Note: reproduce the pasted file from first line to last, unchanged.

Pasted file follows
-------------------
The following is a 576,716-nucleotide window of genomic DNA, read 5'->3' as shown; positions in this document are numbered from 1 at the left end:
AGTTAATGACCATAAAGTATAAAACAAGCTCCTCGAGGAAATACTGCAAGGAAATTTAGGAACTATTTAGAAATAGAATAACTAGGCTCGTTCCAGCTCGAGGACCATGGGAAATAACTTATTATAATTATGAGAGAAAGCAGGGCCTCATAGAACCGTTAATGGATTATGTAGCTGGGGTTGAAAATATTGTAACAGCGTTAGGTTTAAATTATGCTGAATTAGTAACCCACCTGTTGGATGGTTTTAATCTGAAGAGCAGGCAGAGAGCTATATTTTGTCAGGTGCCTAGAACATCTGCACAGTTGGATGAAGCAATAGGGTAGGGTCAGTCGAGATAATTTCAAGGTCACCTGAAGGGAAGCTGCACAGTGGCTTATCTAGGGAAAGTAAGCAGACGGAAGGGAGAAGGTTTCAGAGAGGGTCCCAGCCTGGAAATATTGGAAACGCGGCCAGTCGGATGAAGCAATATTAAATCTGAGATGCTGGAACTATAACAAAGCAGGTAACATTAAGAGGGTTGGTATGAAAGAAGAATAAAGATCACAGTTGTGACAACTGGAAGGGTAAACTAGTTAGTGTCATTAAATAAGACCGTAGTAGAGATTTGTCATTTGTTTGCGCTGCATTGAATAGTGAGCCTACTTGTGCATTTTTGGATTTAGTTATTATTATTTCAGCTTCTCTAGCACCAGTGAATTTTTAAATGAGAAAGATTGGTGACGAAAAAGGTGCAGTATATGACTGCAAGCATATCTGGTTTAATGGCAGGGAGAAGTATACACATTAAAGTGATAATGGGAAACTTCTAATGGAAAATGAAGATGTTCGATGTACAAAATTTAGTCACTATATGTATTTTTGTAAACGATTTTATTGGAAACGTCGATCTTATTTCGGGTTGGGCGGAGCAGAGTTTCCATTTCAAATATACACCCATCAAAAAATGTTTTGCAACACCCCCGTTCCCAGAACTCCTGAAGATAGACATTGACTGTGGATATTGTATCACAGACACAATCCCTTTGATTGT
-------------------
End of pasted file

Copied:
The following is a 576,716-nucleotide window of genomic DNA, read 5'->3' as shown; positions in this document are numbered from 1 at the left end:
AGTTAATGACCATAAAGTATAAAACAAGCTCCTCGAGGAAATACTGCAAGGAAATTTAGGAACTATTTAGAAATAGAATAACTAGGCTCGTTCCAGCTCGAGGACCATGGGAAATAACTTATTATAATTATGAGAGAAAGCAGGGCCTCATAGAACCGTTAATGGATTATGTAGCTGGGGTTGAAAATATTGTAACAGCGTTAGGTTTAAATTATGCTGAATTAGTAACCCACCTGTTGGATGGTTTTAATCTGAAGAGCAGGCAGAGAGCTATATTTTGTCAGGTGCCTAGAACATCTGCACAGTTGGATGAAGCAATAGGGTAGGGTCAGTCGAGATAATTTCAAGGTCACCTGAAGGGAAGCTGCACAGTGGCTTATCTAGGGAAAGTAAGCAGACGGAAGGGAGAAGGTTTCAGAGAGGGTCCCAGCCTGGAAATATTGGAAACGCGGCCAGTCGGATGAAGCAATATTAAATCTGAGATGCTGGAACTATAACAAAGCAGGTAACATTAAGAGGGTTGGTATGAAAGAAGAATAAAGATCACAGTTGTGACAACTGGAAGGGTAAACTAGTTAGTGTCATTAAATAAGACCGTAGTAGAGATTTGTCATTTGTTTGCGCTGCATTGAATAGTGAGCCTACTTGTGCATTTTTGGATTTAGTTATTATTATTTCAGCTTCTCTAGCACCAGTGAATTTTTAAATGAGAAAGATTGGTGACGAAAAAGGTGCAGTATATGACTGCAAGCATATCTGGTTTAATGGCAGGGAGAAGTATACACATTAAAGTGATAATGGGAAACTTCTAATGGAAAATGAAGATGTTCGATGTACAAAATTTAGTCACTATATGTATTTTTGTAAACGATTTTATTGGAAACGTCGATCTTATTTCGGGTTGGGCGGAGCAGAGTTTCCATTTCAAATATACACCCATCAAAAAATGTTTTGCAACACCCCCGTTCCCAGAACTCCTGAAGATAGACATTGACTGTGGATATTGTATCACAGACACAATCCCTTTGATTGT